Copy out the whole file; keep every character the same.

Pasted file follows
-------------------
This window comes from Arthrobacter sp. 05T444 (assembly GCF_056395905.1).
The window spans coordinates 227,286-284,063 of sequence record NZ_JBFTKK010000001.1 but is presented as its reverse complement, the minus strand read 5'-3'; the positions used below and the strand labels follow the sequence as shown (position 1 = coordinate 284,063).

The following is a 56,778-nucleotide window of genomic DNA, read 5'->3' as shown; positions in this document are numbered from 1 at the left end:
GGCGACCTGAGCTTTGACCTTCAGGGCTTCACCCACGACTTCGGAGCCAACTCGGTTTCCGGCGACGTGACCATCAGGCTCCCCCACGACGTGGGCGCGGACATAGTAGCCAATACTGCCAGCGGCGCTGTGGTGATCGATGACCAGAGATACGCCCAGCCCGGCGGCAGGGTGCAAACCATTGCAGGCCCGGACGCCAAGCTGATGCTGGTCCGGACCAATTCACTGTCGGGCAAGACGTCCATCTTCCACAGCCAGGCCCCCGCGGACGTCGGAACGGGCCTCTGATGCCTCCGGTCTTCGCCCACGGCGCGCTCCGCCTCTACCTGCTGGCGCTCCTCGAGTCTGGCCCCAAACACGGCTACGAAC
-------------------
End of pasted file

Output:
This window comes from Arthrobacter sp. 05T444 (assembly GCF_056395905.1).
The window spans coordinates 227,286-284,063 of sequence record NZ_JBFTKK010000001.1 but is presented as its reverse complement, the minus strand read 5'-3'; the positions used below and the strand labels follow the sequence as shown (position 1 = coordinate 284,063).

The following is a 56,778-nucleotide window of genomic DNA, read 5'->3' as shown; positions in this document are numbered from 1 at the left end:
GGCGACCTGAGCTTTGACCTTCAGGGCTTCACCCACGACTTCGGAGCCAACTCGGTTTCCGGCGACGTGACCATCAGGCTCCCCCACGACGTGGGCGCGGACATAGTAGCCAATACTGCCAGCGGCGCTGTGGTGATCGATGACCAGAGATACGCCCAGCCCGGCGGCAGGGTGCAAACCATTGCAGGCCCGGACGCCAAGCTGATGCTGGTCCGGACCAATTCACTGTCGGGCAAGACGTCCATCTTCCACAGCCAGGCCCCCGCGGACGTCGGAACGGGCCTCTGATGCCTCCGGTCTTCGCCCACGGCGCGCTCCGCCTCTACCTGCTGGCGCTCCTCGAGTCTGGCCCCAAACACGGCTACGAAC